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Bridge Beat

Mar 7, 2012

Listing/Commission Agreements – Do You Know what you Need to Know?

The commercial listing agreement is a material document for the broker and owner. Fees can range from thousands to millions of dollars so it warrants attention just like other material agreements. It comes down to the relative leverage between the parties involved but there are some key terms to consider. Some are not contentious but others require negotiation to arrive at a balanced agreement that rewards the broker and ensures the owner gets relative certainty. Below are some examples:


  • 1. The Term – factors include sums to be incurred by the Broker in advertising the premises, uniqueness of the property, supply and demand for similar sites. Six (6) months is common. Consider early termination rights below.
  • 2. Early Termination Rights - may require a payment to the broker for time/costs for marketing and a reasonable notice period but it allows for flexibility if circumstances change e.g. triggering of a buy-sell clause in a co-tenancy agreement or a tenant's exercise of right of first refusal on a 3rd party offer.
  • 3. The Agent – Did you choose a broker because of a particular agent? What if he leaves? Can he list competitive properties in the area during your term?
  • 4. Marketing – What is the budget? The agreement should specify what is expected in terms of services/marketing/budget, especially if the property is unique e.g. internet and foreign market advertising.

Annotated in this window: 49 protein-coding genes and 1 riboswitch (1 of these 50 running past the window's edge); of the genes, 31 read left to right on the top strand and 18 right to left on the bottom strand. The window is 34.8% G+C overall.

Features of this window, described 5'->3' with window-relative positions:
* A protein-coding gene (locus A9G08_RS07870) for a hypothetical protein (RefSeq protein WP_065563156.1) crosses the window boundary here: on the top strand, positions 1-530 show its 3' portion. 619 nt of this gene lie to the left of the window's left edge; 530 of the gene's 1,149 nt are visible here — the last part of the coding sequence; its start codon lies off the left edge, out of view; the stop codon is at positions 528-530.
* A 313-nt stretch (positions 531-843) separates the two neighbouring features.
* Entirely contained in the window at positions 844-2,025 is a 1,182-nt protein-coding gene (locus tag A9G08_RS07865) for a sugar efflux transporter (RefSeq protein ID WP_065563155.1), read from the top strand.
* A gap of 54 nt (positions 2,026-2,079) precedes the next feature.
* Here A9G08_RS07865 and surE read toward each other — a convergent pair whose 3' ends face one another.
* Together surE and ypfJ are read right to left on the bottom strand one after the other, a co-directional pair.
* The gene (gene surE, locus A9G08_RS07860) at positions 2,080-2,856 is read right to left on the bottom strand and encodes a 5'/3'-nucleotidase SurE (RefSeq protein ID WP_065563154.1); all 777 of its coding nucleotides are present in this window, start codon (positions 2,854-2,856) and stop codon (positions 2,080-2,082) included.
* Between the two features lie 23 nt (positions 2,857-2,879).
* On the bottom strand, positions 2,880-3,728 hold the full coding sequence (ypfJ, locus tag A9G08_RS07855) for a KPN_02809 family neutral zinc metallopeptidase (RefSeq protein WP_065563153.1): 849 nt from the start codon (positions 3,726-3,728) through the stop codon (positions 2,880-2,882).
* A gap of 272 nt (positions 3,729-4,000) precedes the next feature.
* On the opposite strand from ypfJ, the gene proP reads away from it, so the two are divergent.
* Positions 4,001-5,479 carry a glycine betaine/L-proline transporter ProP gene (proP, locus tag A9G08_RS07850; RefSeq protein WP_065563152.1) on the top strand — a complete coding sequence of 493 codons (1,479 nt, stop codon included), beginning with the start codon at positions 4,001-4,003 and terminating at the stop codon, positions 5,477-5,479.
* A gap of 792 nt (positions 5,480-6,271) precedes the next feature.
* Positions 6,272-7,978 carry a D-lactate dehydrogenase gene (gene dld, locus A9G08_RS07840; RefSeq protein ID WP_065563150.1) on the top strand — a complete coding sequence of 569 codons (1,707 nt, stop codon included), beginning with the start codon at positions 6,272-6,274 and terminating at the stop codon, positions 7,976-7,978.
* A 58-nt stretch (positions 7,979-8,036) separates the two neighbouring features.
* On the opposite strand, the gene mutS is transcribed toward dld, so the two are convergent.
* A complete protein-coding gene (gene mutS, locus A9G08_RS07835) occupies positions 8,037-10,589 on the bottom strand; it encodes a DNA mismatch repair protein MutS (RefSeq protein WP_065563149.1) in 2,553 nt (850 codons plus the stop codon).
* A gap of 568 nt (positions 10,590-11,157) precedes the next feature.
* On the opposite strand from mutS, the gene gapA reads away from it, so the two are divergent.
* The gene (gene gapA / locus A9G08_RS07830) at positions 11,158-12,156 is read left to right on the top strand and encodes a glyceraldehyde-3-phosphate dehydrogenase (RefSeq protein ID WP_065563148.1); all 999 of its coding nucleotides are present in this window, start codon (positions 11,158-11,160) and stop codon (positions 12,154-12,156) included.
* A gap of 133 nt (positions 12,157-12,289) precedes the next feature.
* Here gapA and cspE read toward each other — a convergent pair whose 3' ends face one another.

• 5. The Fee – usually a percentage of gross or net rent (make sure additional rent is not part of that) or the sale price. Exclude tenant allowances/rent free periods. Always check the “going rates” before signing.
  • 6. The Timing of Payment – Is the fee payable on “procuring a valid offer to lease” or “offer to purchase”? signing the lease?, occupancy?, payment of rent?. all of the above? Is there a renewal/extension fee with a formula?
  • 7. Holdover Period – How long is it for and which prospective buyers/tenants does it apply to? Sixty or ninety days is not unusual. Provide for a list of serious parties, not those who merely received an email etc. Don’t use wording like “introduced” or “shown”.
  • 8. “May” v. “Shall” – be wary of the use of “may” in terms of obligations and consider carefully if it should be changed to “shall” so there is a definite obligation.
   The Lesson: Strive to arrive at a balanced agreement that manages the parties expectations upfront to minimize disputes later on. It takes a little time and adds cost to the process but usually it pays off.

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